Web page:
Together, the hefty payouts and land invasions resulted in a comprehensive socioeconomic and political crisis that the government failed to resolve. Unable to govern effectively, the government, as usual, sought to silence its political opponents, especially the then-recently established Movement for Democratic Change (MDC) party.
I can attest to this fact.
In 1999, the year when the MDC was formed, I had just completed university, and was a teacher at Sagambe Secondary School in a small village in Honde Valley, near Zimbabwe’s border with Mozambique. There, my lodgings comprised a tiny room and a small pit latrine (that I shared with two teachers).
Our school had no running water or electricity; it lacked sufficient textbooks and classrooms, and it had no computer or science laboratories. It was a mirror to the government’s economic and developmental shortcomings — and the political intolerance it nurtured.
With the economy in freefall, the government decided to scapegoat three sections of the population to secure electoral victory in the 2000 general elections: white commercial farmers, teachers and the MDC.
A prominent Zanu PF official who also led the school development association specifically told teachers not to express anti-government sentiments or support the opposition.
However, despite my best efforts to moderate my thoughts and stifle my speech, I couldn’t. I spoke candidly about democracy, human rights and the government’s extensive failings in public.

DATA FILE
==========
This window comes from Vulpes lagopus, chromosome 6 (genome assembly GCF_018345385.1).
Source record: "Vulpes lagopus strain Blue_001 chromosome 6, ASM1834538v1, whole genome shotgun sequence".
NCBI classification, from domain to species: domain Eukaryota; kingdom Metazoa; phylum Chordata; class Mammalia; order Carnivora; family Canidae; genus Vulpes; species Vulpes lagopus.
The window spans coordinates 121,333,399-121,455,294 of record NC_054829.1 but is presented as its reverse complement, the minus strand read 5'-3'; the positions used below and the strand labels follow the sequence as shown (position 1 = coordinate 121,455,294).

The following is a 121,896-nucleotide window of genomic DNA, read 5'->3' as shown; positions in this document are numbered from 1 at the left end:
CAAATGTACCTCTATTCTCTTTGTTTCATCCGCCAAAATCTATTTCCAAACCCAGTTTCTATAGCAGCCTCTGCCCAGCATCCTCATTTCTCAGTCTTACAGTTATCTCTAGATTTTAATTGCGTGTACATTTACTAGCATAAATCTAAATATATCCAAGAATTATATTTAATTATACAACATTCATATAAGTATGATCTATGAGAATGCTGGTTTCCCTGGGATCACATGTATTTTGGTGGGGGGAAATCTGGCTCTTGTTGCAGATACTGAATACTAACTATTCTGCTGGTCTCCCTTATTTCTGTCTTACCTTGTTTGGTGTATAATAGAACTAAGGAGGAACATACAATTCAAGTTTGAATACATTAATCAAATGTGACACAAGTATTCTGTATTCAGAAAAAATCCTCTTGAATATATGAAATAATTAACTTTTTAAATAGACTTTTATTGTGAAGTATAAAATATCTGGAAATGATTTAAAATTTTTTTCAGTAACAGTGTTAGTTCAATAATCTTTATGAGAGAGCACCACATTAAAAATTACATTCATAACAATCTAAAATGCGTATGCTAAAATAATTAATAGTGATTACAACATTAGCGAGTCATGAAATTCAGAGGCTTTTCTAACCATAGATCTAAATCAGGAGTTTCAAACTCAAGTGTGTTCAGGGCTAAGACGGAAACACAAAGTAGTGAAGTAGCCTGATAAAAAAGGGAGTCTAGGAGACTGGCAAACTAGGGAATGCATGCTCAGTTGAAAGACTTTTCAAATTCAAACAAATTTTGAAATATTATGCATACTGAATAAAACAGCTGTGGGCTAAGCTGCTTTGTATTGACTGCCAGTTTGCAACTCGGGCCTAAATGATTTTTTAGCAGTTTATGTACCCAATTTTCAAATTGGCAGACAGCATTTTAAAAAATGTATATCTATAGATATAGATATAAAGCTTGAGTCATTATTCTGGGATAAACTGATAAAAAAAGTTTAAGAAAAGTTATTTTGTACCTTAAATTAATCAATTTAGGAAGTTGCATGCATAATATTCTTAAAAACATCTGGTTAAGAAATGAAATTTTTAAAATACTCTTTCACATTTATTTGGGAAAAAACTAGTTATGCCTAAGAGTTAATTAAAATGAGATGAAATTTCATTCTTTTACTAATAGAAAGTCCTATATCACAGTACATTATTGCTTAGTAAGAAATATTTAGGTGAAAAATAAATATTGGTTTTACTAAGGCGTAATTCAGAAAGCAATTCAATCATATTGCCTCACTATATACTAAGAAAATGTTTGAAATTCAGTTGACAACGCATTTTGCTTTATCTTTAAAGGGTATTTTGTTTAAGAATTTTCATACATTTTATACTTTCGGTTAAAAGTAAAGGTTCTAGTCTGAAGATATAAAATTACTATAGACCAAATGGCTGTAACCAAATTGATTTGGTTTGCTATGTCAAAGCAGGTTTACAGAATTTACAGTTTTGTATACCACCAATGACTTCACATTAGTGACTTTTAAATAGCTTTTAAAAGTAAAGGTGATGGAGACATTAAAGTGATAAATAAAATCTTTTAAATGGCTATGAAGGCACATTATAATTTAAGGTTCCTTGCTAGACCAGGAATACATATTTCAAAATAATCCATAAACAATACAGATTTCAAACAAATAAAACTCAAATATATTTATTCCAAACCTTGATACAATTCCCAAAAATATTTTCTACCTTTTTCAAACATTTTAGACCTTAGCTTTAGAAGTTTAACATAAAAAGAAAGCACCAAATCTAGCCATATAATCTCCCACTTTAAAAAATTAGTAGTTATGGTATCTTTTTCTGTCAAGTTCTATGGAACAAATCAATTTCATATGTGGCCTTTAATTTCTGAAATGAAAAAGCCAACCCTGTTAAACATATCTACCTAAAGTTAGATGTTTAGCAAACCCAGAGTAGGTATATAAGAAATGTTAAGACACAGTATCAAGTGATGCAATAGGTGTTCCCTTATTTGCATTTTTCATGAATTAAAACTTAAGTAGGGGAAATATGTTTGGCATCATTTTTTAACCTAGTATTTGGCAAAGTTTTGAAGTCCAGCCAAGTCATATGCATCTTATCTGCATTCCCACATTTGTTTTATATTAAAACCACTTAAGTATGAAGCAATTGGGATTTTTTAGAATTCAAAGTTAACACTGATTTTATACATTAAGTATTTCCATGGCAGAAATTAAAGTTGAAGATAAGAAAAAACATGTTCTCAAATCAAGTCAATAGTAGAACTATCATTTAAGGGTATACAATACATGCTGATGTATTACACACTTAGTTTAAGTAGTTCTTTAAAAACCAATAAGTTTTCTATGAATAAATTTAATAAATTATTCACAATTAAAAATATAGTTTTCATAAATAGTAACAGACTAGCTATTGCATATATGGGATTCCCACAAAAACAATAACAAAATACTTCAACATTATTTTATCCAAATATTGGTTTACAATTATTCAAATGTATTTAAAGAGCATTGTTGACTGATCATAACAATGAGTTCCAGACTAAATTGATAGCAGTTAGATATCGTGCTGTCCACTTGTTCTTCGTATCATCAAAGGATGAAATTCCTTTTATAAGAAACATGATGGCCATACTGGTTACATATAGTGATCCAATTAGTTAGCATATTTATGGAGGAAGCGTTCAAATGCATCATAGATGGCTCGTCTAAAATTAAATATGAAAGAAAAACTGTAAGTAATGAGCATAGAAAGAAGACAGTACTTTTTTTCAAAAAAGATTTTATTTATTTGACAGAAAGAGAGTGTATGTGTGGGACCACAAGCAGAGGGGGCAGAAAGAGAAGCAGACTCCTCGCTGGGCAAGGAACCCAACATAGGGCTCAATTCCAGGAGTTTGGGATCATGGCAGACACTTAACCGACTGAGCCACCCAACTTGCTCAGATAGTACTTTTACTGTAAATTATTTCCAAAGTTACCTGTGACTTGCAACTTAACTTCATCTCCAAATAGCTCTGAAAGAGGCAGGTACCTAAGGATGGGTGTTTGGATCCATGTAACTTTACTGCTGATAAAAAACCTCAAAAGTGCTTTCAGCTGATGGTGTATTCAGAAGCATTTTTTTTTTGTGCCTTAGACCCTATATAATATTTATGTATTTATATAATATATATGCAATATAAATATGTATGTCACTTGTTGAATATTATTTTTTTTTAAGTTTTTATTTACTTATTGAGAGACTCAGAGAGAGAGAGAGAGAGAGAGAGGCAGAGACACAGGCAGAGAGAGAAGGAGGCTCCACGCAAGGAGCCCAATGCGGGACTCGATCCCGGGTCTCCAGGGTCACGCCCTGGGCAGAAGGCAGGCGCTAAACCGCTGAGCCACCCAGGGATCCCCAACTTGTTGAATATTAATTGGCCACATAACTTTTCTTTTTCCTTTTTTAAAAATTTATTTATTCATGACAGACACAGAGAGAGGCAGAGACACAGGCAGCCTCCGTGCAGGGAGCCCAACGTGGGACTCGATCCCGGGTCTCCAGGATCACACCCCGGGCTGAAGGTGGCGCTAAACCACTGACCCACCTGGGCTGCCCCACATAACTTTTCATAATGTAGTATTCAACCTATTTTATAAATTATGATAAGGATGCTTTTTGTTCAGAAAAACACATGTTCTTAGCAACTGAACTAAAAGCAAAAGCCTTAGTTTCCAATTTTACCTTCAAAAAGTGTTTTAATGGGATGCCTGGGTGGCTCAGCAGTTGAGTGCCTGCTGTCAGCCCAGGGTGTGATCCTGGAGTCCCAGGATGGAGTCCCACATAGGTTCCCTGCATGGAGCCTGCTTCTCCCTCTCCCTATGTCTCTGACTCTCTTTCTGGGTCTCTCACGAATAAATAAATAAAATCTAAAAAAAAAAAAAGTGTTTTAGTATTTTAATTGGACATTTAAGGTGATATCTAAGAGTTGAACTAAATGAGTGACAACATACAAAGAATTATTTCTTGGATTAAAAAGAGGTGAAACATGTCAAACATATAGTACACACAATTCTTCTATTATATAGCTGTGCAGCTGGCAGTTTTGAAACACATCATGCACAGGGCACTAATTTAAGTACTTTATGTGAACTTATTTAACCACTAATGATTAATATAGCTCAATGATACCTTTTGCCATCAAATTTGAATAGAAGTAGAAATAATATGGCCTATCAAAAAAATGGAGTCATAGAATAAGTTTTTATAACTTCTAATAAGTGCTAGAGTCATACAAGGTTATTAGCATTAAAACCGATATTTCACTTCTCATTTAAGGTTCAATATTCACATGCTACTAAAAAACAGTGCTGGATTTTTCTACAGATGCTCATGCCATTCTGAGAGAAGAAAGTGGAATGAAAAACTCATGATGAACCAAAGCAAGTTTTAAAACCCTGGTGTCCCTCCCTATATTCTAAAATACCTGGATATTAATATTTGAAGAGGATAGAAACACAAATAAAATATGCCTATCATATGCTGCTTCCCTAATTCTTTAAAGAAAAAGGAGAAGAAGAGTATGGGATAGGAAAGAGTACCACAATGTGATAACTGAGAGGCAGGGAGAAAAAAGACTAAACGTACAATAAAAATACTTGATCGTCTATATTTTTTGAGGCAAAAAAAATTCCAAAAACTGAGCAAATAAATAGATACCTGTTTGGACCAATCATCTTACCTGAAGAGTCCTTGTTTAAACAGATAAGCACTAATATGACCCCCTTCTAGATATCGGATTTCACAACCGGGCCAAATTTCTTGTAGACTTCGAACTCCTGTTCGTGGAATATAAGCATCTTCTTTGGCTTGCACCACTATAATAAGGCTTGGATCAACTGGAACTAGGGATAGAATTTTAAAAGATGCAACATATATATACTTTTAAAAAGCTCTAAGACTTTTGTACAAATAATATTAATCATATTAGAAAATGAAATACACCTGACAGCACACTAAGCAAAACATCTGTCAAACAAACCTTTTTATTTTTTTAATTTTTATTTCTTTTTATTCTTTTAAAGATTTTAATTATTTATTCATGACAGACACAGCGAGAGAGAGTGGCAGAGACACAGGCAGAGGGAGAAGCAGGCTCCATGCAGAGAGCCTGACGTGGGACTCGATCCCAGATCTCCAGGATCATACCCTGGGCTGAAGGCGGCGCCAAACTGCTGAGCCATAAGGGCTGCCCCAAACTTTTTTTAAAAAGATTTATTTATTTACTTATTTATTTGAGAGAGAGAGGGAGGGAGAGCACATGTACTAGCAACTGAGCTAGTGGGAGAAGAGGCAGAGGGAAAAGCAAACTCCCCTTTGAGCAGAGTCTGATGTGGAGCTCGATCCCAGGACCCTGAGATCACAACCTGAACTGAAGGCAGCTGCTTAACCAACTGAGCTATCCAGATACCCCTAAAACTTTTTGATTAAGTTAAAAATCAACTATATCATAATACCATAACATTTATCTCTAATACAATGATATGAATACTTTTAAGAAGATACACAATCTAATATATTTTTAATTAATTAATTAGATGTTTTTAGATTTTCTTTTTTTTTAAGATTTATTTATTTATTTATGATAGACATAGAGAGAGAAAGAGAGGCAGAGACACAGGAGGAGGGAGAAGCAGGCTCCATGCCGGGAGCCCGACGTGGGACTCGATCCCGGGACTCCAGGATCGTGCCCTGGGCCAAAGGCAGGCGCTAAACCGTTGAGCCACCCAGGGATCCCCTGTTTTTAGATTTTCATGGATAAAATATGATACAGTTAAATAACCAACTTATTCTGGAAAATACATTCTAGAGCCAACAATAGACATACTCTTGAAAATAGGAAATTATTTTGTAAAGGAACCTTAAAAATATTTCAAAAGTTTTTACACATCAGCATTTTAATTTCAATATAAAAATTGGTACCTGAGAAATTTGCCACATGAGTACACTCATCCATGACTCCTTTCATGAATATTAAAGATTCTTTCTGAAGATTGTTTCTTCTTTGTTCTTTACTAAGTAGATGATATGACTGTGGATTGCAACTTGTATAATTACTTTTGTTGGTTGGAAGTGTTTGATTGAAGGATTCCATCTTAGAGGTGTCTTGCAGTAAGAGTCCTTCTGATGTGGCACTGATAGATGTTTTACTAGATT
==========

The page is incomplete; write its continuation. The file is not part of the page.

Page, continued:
That openness made me a marked man, and I received threats to my life. So, I fled Sagambe.
To avoid scrutiny and silence dissent, the government established a shadowy surveillance State and labelled dissenters as Western stooges: traitors deserving of contempt and considerable physical harm.
I was lucky to “escape” unharmed. Scores of teachers were beaten in public, humiliated and forced to resign from their jobs.
Many white commercial farmers were killed as farm invasions spread like veld fire across Zimbabwe. Several MDC supporters, activists and leaders were killed or subjected to severe violence as the government smothered civil and political freedoms in the name of getting land back from white farmers.
It was this sadistic violence and the deliberate assaults on constitutional liberties and democracy — and not the land reform programme — that spurred the US, EU and Britain into imposing sanctions.